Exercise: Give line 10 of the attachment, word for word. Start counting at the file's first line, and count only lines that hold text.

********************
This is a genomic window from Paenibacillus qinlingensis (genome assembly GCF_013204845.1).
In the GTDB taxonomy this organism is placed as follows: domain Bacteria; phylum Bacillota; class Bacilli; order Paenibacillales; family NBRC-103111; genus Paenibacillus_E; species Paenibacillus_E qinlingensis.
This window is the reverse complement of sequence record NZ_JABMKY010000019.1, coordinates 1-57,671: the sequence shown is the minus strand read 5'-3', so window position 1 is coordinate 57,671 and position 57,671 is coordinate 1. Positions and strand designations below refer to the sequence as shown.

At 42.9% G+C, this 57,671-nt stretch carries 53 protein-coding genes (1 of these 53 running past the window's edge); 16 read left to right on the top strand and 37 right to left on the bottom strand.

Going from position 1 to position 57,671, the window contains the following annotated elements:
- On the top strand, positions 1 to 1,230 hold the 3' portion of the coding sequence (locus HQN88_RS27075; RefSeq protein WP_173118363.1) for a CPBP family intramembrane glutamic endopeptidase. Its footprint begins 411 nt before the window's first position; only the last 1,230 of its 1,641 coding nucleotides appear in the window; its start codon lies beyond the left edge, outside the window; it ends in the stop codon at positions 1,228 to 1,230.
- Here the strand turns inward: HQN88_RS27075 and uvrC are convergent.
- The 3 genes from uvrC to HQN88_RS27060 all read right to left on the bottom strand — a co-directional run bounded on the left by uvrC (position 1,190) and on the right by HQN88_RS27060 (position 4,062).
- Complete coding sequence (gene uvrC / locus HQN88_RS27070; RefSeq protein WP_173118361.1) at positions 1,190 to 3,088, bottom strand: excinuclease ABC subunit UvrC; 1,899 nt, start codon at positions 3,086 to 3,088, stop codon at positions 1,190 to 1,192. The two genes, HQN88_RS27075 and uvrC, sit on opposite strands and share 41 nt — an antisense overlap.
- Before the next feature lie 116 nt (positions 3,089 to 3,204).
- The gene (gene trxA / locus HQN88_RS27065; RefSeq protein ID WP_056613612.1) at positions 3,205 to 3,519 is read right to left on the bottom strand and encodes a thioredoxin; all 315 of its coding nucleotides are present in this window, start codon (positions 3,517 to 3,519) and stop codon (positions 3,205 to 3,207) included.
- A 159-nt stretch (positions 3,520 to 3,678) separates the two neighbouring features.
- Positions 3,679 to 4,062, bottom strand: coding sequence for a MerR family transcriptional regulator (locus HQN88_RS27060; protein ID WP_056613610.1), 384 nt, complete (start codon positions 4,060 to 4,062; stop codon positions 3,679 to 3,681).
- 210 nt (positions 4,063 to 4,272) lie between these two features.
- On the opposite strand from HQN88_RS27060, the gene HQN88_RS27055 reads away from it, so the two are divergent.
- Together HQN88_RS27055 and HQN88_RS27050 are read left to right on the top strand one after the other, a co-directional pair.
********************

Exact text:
- Before the next feature lie 116 nt (positions 3,089 to 3,204).